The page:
Our GPU-enabled virtual machines with InfiniBand networks, exactly the same types of systems, same systems, that GPT-4 has been trained on, and we continue to follow that principle with our creation of these next generation AI supercomputers of, what we're building bespoke for open AI, is actually the general mainstream that we're making available to our customers. So, the infrastructure itself is democratized. The software actually helps democratize it, in the sense that, through things like Azure Machine Learning Studio, it makes it very easy to go set up training processes. So, whereas before you need teams of experts to go stand up your own Kubernetes clusters and install all the software and manage it, now, you basically have a PASS service that handles that for you. And then, same thing when you have a model come out the other end, you can host it on Azure, deploy it very easily with a few clicks, and now, you've got serving as a PASS service. Plus we've got Azure OpenAi, which gives you access to OpenAI's large language models through an API interface with all our compliance and security and regional promises that give you data sovereignty.

And then, we also have open source models that we provide, like Llama 2, as a service on top of our Azure Machine Learning. So, all of those things, I think, are part of the democratization. And I haven't even got into integration into software, like through Visual Studio with Copilot, for example, that makes it very easy for anybody to take advantage of AI in their workflows or inside of Dynamics 365. Basically, just like confidential computing is gonna be everywhere, AI is gonna be everywhere. - And confidential AI is gonna be everywhere, too.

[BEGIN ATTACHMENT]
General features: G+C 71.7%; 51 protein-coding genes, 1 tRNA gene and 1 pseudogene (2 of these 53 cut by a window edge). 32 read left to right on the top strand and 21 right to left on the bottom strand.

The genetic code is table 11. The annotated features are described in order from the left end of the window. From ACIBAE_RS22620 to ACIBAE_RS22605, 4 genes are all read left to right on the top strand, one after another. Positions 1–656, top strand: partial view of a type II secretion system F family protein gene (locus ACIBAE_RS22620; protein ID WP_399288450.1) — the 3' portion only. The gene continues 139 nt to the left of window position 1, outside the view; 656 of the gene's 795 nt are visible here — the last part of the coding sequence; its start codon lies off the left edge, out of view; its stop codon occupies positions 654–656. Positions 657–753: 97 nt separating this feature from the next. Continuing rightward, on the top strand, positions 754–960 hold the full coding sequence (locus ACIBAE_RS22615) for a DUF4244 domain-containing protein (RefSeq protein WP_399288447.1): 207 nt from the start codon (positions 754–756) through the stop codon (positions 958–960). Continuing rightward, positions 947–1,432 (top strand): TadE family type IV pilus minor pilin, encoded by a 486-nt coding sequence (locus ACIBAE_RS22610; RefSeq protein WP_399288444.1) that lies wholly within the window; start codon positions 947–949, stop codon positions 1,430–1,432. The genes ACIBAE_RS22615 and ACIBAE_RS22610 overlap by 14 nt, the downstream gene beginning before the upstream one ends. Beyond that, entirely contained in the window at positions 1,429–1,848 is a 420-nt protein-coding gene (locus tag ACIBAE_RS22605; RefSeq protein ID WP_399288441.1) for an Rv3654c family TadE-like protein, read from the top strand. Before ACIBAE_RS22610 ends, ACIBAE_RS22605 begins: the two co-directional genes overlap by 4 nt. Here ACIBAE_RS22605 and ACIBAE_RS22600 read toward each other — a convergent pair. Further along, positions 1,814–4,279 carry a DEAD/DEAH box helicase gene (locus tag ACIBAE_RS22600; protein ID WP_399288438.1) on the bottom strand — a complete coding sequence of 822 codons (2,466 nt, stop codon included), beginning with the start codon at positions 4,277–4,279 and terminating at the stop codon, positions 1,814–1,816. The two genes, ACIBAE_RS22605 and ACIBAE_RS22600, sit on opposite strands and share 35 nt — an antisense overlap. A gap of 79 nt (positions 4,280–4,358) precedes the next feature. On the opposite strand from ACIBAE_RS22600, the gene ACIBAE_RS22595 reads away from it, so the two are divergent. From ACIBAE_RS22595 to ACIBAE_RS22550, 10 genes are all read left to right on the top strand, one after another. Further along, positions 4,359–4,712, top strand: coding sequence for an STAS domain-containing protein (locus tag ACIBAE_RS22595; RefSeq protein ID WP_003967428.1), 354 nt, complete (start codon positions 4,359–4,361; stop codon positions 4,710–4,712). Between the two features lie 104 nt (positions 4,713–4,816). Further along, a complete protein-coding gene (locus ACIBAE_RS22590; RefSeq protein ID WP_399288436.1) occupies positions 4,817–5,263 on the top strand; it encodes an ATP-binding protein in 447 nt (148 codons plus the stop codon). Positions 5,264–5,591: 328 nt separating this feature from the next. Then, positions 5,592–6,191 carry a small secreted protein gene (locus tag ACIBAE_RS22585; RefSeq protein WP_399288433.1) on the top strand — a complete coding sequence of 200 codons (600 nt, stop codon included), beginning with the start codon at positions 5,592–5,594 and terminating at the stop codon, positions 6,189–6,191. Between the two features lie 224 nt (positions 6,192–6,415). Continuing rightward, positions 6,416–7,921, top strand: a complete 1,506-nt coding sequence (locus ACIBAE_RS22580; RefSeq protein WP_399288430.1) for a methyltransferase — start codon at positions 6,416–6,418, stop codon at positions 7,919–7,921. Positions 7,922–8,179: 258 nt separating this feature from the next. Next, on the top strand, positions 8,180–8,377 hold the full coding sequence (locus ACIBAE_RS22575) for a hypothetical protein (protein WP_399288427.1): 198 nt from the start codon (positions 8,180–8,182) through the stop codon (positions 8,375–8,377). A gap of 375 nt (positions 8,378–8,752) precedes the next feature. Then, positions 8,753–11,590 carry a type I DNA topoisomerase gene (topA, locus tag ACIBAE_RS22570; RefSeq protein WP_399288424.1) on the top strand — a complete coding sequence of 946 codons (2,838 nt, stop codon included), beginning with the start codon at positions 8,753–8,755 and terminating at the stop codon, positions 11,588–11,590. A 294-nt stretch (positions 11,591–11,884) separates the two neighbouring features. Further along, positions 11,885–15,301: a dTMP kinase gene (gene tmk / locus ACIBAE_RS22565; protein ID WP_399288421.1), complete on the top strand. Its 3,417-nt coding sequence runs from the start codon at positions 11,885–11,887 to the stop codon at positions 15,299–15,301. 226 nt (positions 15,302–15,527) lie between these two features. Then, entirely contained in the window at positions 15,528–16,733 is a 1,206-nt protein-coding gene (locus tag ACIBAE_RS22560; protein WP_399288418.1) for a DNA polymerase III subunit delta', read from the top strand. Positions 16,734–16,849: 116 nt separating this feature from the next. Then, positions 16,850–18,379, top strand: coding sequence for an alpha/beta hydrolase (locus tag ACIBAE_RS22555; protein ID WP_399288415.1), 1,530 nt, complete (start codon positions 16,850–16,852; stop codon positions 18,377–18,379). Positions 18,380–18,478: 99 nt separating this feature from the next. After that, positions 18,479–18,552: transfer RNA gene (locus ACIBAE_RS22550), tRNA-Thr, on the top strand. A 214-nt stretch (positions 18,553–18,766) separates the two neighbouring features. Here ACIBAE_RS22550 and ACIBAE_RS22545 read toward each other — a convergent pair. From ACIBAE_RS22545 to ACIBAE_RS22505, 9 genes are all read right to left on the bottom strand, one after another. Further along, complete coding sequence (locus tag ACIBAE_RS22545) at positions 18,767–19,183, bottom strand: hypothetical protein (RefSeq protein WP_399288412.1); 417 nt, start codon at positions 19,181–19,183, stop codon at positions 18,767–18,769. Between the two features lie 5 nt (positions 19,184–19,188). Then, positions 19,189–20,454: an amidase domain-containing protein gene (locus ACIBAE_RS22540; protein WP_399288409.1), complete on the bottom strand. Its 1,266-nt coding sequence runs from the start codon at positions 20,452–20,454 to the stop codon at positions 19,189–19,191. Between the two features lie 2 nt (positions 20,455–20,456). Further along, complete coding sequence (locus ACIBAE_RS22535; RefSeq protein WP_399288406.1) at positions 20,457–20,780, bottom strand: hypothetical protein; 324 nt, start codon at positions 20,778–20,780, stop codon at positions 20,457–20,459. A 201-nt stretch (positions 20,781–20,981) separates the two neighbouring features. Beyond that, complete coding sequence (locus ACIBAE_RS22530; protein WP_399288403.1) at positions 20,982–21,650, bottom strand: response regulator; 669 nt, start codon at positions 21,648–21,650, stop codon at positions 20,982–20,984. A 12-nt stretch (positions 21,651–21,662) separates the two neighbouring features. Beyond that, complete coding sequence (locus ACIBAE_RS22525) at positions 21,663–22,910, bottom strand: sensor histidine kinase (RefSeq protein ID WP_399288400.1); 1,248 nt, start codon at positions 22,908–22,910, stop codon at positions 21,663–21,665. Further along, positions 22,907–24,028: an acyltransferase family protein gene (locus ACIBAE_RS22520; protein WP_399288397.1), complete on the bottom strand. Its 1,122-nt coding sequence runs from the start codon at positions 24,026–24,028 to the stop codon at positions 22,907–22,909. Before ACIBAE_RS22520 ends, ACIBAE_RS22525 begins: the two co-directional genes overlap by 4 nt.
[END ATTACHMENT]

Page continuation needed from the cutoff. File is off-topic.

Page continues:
- It's actually, confidential AI is gonna be everywhere. I should have said that. - I should actually ask you guys, I don't know if there's a standard or commonly-agreed definition of confidential AI.

Do you two agree on the definition of confidential AI? What would you call it? - I think we agree. The AI today, even if you have data that goes from the source to training, even if that is encrypted, a lot of the encryption is, sorry, encryption in rest and encryption in transit. You gotta bring the paradigm of encryption in use, not just simple encryption, but encryption, creation of an enclave, access controls and attesting to the elements that is going to have access to data once it's decrypted inside of the enclave. So, from this perspective, anytime that you're going through anything with respect to AI, whether it is data prep, whether it is training, whether it is deployment, or whether it is inferencing, you wanna make sure that the models, the data, and the methodology are always encrypted, and decryption happens only when you pass through all the attestation checks that Mark was talking about. For me, anytime that you go through this entire train of thought and train of deployment, if you're running things inside of a trusted execution environment, that's what I call a confidential AI. - So Mark, I wanna ask these things, because, my God, CTO of one of the largest cloud service providers that's out there, I guess we know what kept you up at night 10 years ago with the three books that you wrote.